Seven Traits of Highly Effective Social Business Initiatives

Bill O'Neil | August 12, 2014

Originally posted on CMS Wire.

Seven Traits of Highly Effective Social Business Initiatives
By James Davidson, VP Strategy at 7Summits and Riz Ebrahim, Senior Director of Advisory Services at 7Summits

These organizations are usually successful because their leaders don’t see social technology as yet another tool or a new shiny object, but instead as a catalyst for organizational transformation and an opportunity to gain a competitive advantage.

So how can organizations architect the social business initiatives? In our experience, we have observed that there are seven principles that guide the success of social business initiatives.

1. Leadership Support: Sponsorship is Nice, But Engagement is Better!
Having strong leadership engagement with social business initiatives – especially at the executive level – is often the dividing line between success and mediocrity. Supportive leaders who communicate a clear vision for social business and take a visible, active role in making it real will set the tone for the initiative and inspire others to get on board. Assemble a Steering Committee that includes executive-level stakeholders (or at least a set of individuals appointed by executives) to assist with championing and operationalizing social business programs.

2. Strategy: Add Value Instead of Distracting Extras
Social technologies add the most value when they become central to the organization and complement (or, ideally, take the place of) core business processes. They shouldn’t be distracting “extras” or just another tool that distract from getting a job done.

Social business initiatives that do not have a defined strategy – the kinds of efforts that originate organically and develop in an unstructured way – usually fail to gain widespread adoption and make a meaningful impact on the overall business. Make sure use cases and user experience will provide high value to audiences. We always suggest “putting community in the path of users” to drive adoption, which supports the goal of integrating the community with other marketing and communications programs.

3. Phased Rollout: Think Big, But Start Small to Show Impact
The most successful social business initiatives are often executed as a series of incremental releases or “waves” of enhancements and features. The mantra “Think big, start small, show impact” is important to keep in mind, as it prevents overinvestment in community development in the early stages of the program before it has been proven out. This process also prevents overwhelming the user base with “too much too soon.”

4. Role Model: Embrace Culture and Expect Behavior Shifts
Social technology allows users to effortlessly cross organizational and geographic boundaries, discover and connect with people, create and share content, and voice their opinions. These attributes of community oftentimes require a cultural shift for companies – away from traditional, “command and control” mindsets toward a more open, transparent and authentic culture.

5. Change Management: Expect Resistance, Activate Champions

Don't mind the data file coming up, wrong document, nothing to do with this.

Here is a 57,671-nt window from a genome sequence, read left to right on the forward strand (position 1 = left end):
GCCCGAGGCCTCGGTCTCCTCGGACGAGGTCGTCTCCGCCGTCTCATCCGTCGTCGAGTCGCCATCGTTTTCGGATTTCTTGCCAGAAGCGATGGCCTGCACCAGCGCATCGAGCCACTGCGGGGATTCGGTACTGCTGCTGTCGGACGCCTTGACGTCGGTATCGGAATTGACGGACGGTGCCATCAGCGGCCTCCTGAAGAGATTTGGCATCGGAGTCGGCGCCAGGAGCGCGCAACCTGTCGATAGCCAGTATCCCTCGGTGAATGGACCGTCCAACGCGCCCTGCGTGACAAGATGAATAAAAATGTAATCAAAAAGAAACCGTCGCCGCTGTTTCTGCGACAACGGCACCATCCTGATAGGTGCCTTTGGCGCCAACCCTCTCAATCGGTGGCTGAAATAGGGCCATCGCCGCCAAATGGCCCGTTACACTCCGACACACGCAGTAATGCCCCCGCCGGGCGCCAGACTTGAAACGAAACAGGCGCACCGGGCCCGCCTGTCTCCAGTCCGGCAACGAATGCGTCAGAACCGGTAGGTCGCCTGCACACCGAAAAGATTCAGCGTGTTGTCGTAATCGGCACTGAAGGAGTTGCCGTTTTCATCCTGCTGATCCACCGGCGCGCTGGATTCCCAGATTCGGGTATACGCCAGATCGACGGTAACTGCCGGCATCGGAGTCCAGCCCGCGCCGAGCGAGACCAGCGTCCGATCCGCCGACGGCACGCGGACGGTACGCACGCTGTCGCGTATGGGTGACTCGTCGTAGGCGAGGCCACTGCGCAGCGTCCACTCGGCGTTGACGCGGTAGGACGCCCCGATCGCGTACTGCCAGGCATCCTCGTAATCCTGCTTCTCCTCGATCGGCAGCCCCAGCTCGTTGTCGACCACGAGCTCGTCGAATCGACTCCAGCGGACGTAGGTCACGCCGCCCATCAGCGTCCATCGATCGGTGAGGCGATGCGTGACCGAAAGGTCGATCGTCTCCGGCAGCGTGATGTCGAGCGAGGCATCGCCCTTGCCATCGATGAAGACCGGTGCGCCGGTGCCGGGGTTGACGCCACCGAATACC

The launch of online communities has operational implications to the business and creates a need for change management plans that include communication and user training. For example, allowing customers and partners to find answers to questions and solutions to problems requites monitoring conversations, responding in a timely manner, and ensuring accurate content is available. These changes in business processes and resource allocation must be addressed for a social business initiative to flourish.

6. Track and Show Impact: Keep Your Eye on the Prize
You can’t manage what you don’t measure. Defining key performance indicators (KPIs) and measurement plans is often overlooked when launching a new community, but without this critical component, companies are unable to quantify the business impact the community is making. This makes it far more difficult to establish plans for optimizing success over time. We recommend defining KPIs that are tied to the specific business objectives the community seeks to affect, benchmarking them, and establishing measurement plans that examine both community health and vitality and its business impact.

This is the best approach to metrics: while it’s important to stay open minded about social initiatives (and it’s not always possible to have robust metrics from the start), it is critical to put rigorous analytics in place so that you can see incremental change and determine which elements of the technology are adding value.

7. Ongoing Support: It Takes a Village
No one social technology can transform organizations on its own. It is easy to underestimate the resources that will be needed to support social technology on an ongoing basis. Community management and moderation, content development, technical support and analytics are vital support functions that must be in place for a community to succeed – and these must scale over time as the community’s user base, content and functionality expand.

The Bottom Line
Customers, partners and your talent are all embracing social technologies. The true value of social business technology will only be realized if these solutions are incorporated into an organization’s culture, structure and workflows. The key to success is an emphasis on change management to help users adapt and make social business technology part of their everyday work. By doing so, your organization can truly create a more nimble and entrepreneurial operations model.

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